The gr9 was mid 00s upgrade. The problem in 2010 would have been how many could be spared to go into deep refit and meet the need for a sustained Sqn which at that time was in a very demanding afghan conflict.

The problem with the fa2 was much the same with jaguar it ran out of hard points for the precision guided era when all the other things that needed carrying was added. That’s why the big wing on the av8/gr harrier was so good.


In the mid 80s they should have rolled jaguar, sea harrier and gr3 into an av8b replacement purchase. It could well be still flying today


That obsession will stealth still persists today.
Our failure to capitalise on the modest success of Kestrel/Harrier is a long and frustrating story.

Almost from the earliest days there were proposals for 'big-wing' options that could have vastly improved carry capability. By the 80s there was all sorts of exciting proposals: futuristic ASTVOL P.1214/6, Gripen like P.106, and much larger Harrier proposals.

In the end, we did a UK classic and went halves with the US for GR.5 and an excellent but constrained aircraft in the orphaned FA.2 fleet. Plus as you point out, Jaguar. An aircraft that arguably should never have existed.

I think what kept a single common type from emerging was timing. Sea Harrier was still factory new when what became GR.5 was selected. For the ideal situation, the Navy would need to scrap their existing fleet to jump on the AV-8B (with Blue Vixen) bandwagon, which might have been a tougher sell than upgrading new-ish FRS1s.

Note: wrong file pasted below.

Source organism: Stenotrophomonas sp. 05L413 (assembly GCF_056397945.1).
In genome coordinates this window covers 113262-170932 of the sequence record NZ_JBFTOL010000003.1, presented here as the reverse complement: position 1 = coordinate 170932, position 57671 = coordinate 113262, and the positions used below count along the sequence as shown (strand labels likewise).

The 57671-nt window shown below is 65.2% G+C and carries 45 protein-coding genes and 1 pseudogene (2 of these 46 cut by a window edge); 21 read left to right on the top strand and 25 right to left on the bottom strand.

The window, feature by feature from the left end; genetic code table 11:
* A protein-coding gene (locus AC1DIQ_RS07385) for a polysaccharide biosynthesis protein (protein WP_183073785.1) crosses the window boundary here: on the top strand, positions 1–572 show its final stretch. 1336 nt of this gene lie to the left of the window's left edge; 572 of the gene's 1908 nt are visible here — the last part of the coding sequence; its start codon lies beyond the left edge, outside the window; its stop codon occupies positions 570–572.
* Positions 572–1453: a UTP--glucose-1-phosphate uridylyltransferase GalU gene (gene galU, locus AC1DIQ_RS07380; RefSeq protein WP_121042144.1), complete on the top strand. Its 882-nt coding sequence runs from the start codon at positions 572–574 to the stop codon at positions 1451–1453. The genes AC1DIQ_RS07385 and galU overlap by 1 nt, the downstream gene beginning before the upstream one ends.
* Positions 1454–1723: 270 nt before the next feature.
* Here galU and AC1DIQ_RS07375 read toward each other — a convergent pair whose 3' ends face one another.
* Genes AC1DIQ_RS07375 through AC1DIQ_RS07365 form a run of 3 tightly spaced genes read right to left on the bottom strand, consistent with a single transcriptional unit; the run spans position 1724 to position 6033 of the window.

Stealth has become the new "Mach 2+ capability". Assumed to be vital for every platform irrespective of cost.

That the USN operates an outrageously expensive (2x F-35A and rising), low-observation, tanker drone is perhaps the peak of modern combat air vogue...
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Re: Post-war British Aviation - [Fantasy and Speculation]

Post by Little J »

An imagine what if:

... Blue Vixen as part of the original GR.5 spec, FA.2 gets replaced in the early 2000's by the FA.3 (GR.5 with ECR)... GR.5's get updated to new standard, Jag's replaced by the new FA.3...

3 types replaced by 1 common airframe, with common electronics from Typhoon...